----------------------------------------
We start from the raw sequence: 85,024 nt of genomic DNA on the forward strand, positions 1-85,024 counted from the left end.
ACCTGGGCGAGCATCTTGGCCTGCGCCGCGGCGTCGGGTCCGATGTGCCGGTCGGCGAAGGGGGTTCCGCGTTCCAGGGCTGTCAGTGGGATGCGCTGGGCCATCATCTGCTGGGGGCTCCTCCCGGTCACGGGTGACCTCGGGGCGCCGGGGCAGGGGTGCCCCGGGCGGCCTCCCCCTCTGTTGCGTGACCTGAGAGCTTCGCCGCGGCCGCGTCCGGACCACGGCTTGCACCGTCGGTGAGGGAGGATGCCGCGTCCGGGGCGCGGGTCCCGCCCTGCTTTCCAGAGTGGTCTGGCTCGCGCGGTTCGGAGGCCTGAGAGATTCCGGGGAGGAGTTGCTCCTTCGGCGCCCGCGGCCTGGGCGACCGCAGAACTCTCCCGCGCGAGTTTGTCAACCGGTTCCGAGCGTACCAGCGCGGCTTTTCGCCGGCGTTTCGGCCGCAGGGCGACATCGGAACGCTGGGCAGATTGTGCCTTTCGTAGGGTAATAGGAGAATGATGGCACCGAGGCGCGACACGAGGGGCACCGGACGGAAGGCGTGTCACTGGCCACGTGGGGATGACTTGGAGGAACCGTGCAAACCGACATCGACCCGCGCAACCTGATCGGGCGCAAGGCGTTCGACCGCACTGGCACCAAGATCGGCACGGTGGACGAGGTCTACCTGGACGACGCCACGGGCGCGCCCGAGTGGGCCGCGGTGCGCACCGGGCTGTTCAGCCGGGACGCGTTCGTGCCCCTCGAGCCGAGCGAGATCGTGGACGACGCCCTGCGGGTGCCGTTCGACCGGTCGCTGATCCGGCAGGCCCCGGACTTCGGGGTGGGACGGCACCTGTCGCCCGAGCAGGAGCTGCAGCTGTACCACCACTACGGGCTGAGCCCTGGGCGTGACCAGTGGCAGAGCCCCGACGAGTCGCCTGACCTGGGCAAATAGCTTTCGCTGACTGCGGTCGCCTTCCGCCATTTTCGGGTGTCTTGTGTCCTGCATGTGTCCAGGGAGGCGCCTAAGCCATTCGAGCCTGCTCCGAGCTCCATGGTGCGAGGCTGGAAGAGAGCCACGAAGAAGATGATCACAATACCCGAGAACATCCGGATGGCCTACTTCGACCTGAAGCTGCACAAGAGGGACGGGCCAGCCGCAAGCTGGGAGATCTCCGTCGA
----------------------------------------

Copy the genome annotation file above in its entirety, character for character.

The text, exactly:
We start from the raw sequence: 85,024 nt of genomic DNA on the forward strand, positions 1-85,024 counted from the left end.
ACCTGGGCGAGCATCTTGGCCTGCGCCGCGGCGTCGGGTCCGATGTGCCGGTCGGCGAAGGGGGTTCCGCGTTCCAGGGCTGTCAGTGGGATGCGCTGGGCCATCATCTGCTGGGGGCTCCTCCCGGTCACGGGTGACCTCGGGGCGCCGGGGCAGGGGTGCCCCGGGCGGCCTCCCCCTCTGTTGCGTGACCTGAGAGCTTCGCCGCGGCCGCGTCCGGACCACGGCTTGCACCGTCGGTGAGGGAGGATGCCGCGTCCGGGGCGCGGGTCCCGCCCTGCTTTCCAGAGTGGTCTGGCTCGCGCGGTTCGGAGGCCTGAGAGATTCCGGGGAGGAGTTGCTCCTTCGGCGCCCGCGGCCTGGGCGACCGCAGAACTCTCCCGCGCGAGTTTGTCAACCGGTTCCGAGCGTACCAGCGCGGCTTTTCGCCGGCGTTTCGGCCGCAGGGCGACATCGGAACGCTGGGCAGATTGTGCCTTTCGTAGGGTAATAGGAGAATGATGGCACCGAGGCGCGACACGAGGGGCACCGGACGGAAGGCGTGTCACTGGCCACGTGGGGATGACTTGGAGGAACCGTGCAAACCGACATCGACCCGCGCAACCTGATCGGGCGCAAGGCGTTCGACCGCACTGGCACCAAGATCGGCACGGTGGACGAGGTCTACCTGGACGACGCCACGGGCGCGCCCGAGTGGGCCGCGGTGCGCACCGGGCTGTTCAGCCGGGACGCGTTCGTGCCCCTCGAGCCGAGCGAGATCGTGGACGACGCCCTGCGGGTGCCGTTCGACCGGTCGCTGATCCGGCAGGCCCCGGACTTCGGGGTGGGACGGCACCTGTCGCCCGAGCAGGAGCTGCAGCTGTACCACCACTACGGGCTGAGCCCTGGGCGTGACCAGTGGCAGAGCCCCGACGAGTCGCCTGACCTGGGCAAATAGCTTTCGCTGACTGCGGTCGCCTTCCGCCATTTTCGGGTGTCTTGTGTCCTGCATGTGTCCAGGGAGGCGCCTAAGCCATTCGAGCCTGCTCCGAGCTCCATGGTGCGAGGCTGGAAGAGAGCCACGAAGAAGATGATCACAATACCCGAGAACATCCGGATGGCCTACTTCGACCTGAAGCTGCACAAGAGGGACGGGCCAGCCGCAAGCTGGGAGATCTCCGTCGA